If you want to see all of the Knight News Challenge winners talk about their projects (and there are some amazing projects) take a look at this video.
Warning: contains me.
I am beyond thrilled to announce that my project Make the Things that Measure the Future: Open Hardware & Libraries has been awarded one of the eight John S. and James L. Knight Foundation’s Knight News Challenge grants. The winners of these grants seek to answer the question “How might we leverage libraries as a platform to build more knowledgable communities?”
What are we going to be doing? Here’s a quick video that explains the project:
As a result of this, I give you the Measure the Future Project. That’s the website where we will be reporting on our progress, linking out to the code and hardware that we make, and generally being as transparent as possible as we move towards making the things that measure the future. It also links out to our social media accounts and other places of interest where we’ll be talking about what we’re doing.
This means that I will be working for the next 18 months on a project that I first imagined over 2 years ago, a project that I think has the potential to have incredible impact on how libraries view data about their buildings and what happens inside them. As we move through the next decade, I feel strongly that libraries of all types are going to need to measure and report new and different metrics in order to demonstrate to their funders that they are still vibrant parts of their communities. I’m hoping that I can help define those metrics by producing the hardware and software that collects, measures, and reports them.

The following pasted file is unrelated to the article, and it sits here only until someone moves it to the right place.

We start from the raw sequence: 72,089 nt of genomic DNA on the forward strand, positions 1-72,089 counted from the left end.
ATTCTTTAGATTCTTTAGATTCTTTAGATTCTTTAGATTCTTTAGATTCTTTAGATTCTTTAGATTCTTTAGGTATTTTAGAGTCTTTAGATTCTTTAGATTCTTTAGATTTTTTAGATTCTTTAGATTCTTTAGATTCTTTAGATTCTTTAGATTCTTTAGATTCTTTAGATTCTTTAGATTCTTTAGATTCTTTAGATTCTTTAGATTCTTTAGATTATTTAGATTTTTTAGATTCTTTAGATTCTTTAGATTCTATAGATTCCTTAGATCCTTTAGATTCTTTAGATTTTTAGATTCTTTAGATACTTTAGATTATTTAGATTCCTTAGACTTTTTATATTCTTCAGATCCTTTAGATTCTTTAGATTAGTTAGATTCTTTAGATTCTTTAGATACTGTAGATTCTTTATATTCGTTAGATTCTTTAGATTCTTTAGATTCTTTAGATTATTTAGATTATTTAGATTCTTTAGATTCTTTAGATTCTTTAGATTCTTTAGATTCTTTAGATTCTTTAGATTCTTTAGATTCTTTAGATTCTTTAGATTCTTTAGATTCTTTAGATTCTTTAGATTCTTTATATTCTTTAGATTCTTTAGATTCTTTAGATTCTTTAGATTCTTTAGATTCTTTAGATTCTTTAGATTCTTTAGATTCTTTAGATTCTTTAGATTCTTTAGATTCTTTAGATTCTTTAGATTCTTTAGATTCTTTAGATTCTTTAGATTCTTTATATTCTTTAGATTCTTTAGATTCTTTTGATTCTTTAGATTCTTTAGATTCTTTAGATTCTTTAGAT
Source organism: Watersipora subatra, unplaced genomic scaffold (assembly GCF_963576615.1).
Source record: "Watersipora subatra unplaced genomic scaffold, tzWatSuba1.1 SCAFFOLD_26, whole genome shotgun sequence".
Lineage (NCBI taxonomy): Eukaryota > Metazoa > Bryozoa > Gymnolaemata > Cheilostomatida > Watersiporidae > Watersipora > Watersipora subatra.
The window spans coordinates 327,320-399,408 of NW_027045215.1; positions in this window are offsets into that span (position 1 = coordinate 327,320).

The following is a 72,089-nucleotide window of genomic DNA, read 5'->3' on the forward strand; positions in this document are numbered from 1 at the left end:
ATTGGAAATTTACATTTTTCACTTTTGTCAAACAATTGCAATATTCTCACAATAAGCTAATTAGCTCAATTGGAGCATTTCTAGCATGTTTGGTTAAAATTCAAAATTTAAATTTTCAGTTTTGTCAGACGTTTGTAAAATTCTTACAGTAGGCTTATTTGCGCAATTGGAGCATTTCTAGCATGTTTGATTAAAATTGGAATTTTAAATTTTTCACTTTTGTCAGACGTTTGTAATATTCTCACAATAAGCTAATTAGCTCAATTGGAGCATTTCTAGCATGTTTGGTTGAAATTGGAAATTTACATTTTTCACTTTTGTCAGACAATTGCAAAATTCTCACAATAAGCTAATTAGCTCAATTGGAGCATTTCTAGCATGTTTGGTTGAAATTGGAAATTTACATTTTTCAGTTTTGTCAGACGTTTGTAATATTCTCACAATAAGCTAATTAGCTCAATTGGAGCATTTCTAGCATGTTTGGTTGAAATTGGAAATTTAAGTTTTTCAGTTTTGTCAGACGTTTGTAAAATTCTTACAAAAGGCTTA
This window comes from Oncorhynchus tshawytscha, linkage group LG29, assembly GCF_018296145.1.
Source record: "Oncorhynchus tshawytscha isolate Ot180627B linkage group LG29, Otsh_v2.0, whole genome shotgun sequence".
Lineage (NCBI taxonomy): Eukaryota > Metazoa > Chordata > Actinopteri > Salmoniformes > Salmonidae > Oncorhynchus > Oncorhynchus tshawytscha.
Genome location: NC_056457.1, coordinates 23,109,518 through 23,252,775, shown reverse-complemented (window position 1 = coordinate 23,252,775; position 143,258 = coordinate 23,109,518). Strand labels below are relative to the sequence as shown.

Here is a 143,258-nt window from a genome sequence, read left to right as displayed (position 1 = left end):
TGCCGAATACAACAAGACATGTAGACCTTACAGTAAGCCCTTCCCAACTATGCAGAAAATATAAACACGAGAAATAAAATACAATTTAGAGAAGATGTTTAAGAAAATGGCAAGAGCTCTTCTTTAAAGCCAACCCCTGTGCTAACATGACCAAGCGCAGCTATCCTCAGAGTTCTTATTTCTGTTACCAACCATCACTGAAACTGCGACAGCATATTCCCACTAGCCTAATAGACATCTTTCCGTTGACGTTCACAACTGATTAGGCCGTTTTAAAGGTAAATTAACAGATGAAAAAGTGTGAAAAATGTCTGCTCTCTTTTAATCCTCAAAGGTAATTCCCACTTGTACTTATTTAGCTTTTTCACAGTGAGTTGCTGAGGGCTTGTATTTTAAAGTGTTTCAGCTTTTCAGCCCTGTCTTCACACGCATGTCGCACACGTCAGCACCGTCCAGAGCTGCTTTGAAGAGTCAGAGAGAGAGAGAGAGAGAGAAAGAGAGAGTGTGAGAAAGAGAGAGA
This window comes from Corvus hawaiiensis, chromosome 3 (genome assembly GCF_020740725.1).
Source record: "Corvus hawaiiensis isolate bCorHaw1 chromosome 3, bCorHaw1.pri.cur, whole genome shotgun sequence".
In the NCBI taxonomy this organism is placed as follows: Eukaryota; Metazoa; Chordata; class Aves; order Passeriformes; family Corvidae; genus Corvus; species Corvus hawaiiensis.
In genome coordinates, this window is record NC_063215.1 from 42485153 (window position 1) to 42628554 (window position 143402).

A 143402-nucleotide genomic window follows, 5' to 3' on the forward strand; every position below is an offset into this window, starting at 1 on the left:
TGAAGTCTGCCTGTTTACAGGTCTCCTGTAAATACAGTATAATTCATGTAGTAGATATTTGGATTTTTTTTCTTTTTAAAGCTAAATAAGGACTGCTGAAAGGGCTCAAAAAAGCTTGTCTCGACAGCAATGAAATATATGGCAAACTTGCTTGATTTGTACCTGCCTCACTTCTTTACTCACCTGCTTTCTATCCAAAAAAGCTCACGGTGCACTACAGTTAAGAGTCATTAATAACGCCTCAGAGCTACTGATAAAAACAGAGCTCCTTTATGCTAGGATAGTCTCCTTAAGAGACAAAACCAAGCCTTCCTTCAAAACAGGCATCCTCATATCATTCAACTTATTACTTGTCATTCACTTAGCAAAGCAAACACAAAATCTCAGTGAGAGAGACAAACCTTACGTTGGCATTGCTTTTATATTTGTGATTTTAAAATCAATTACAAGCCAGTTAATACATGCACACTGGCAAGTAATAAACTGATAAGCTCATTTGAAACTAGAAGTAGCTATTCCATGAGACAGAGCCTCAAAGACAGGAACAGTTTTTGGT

I’m honored and privileged to have this opportunity to work to make libraries everywhere better. I would like to thank everyone that helped Measure the Future to this point, but especially my team members Jenica Rogers, Gretchen Caserotti, and Jeff Branson, all of whom were willing to agree to help support this crazy idea I had even before it was fully formed.
At 1pm today there will be an announcement at the ALA Midwinter conference in Chicago, where the winners will have a chance to celebrate a little and explain to the world what they will be doing to make libraries better and communities more engaged. If want to see some of the most interesting work that will be done in libraries over the next few years, I recommend coming by and seeing what the other groups are up to.
Congratulations to all of the winners. Let’s go make libraries amazing. Let’s go make our communities amazing.
If you want to help us Measure the Future, let me know.